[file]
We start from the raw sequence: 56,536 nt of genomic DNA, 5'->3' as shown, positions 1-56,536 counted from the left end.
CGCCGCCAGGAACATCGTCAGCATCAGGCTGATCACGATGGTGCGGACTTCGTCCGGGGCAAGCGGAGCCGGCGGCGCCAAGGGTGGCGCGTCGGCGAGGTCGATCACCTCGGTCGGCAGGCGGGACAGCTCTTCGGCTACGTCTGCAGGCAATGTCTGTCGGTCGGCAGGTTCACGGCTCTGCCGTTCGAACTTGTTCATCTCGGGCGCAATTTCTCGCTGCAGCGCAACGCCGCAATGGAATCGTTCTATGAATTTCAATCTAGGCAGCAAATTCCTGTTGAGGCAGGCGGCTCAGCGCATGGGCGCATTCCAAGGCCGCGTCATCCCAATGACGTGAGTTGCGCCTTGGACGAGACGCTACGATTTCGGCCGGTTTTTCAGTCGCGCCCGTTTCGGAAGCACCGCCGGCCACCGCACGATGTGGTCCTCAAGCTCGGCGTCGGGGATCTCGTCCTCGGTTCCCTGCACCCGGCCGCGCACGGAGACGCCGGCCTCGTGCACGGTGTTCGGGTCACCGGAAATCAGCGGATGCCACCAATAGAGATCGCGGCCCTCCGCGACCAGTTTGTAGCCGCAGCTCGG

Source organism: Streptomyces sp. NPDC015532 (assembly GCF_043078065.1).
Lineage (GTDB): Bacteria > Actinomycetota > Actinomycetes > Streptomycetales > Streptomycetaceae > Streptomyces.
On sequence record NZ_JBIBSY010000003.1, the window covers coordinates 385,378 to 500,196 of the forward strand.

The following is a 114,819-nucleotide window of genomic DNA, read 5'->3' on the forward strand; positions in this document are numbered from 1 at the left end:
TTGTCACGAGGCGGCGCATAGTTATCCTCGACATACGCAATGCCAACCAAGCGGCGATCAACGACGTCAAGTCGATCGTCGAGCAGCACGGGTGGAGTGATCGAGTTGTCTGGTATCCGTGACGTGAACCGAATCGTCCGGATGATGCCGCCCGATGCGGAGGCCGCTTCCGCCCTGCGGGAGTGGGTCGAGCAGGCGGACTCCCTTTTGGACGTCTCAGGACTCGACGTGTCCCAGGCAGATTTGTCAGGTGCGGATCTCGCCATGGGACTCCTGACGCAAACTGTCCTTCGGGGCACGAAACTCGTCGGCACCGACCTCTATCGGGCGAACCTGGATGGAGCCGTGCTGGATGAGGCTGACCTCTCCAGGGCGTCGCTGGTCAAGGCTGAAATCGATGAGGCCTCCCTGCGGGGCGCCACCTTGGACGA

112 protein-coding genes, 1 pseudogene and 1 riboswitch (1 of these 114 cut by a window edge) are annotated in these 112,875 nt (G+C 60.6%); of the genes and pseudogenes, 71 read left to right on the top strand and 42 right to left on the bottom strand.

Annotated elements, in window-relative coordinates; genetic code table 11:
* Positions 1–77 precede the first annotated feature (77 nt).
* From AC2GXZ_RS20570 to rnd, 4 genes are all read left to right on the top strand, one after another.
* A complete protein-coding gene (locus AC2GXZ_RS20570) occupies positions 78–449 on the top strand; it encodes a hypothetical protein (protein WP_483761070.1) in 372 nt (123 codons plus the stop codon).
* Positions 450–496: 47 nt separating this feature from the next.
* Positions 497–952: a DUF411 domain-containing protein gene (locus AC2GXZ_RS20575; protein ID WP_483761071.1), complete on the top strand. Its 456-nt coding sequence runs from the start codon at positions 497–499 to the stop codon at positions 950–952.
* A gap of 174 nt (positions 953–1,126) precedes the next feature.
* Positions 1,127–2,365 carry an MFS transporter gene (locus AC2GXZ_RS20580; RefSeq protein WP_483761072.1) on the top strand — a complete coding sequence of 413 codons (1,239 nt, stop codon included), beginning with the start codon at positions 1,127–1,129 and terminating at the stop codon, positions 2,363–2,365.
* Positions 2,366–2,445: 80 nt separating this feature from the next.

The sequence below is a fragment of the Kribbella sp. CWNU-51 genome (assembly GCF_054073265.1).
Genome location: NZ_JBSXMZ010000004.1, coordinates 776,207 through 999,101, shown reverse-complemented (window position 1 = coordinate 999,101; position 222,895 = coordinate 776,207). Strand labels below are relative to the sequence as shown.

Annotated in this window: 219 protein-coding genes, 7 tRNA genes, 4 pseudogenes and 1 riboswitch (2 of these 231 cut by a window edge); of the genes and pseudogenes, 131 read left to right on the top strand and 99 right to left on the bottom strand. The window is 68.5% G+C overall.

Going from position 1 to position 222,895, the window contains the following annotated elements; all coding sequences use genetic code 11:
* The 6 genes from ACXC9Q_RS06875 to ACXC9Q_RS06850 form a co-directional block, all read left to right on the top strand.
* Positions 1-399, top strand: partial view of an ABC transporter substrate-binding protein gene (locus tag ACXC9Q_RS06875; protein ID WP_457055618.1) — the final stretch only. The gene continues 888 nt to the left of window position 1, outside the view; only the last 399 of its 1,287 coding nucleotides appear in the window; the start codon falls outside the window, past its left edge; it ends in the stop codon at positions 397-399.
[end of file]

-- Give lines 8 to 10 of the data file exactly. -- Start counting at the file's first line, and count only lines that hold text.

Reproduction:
112 protein-coding genes, 1 pseudogene and 1 riboswitch (1 of these 114 cut by a window edge) are annotated in these 112,875 nt (G+C 60.6%); of the genes and pseudogenes, 71 read left to right on the top strand and 42 right to left on the bottom strand.

Annotated elements, in window-relative coordinates; genetic code table 11:
* Positions 1–77 precede the first annotated feature (77 nt).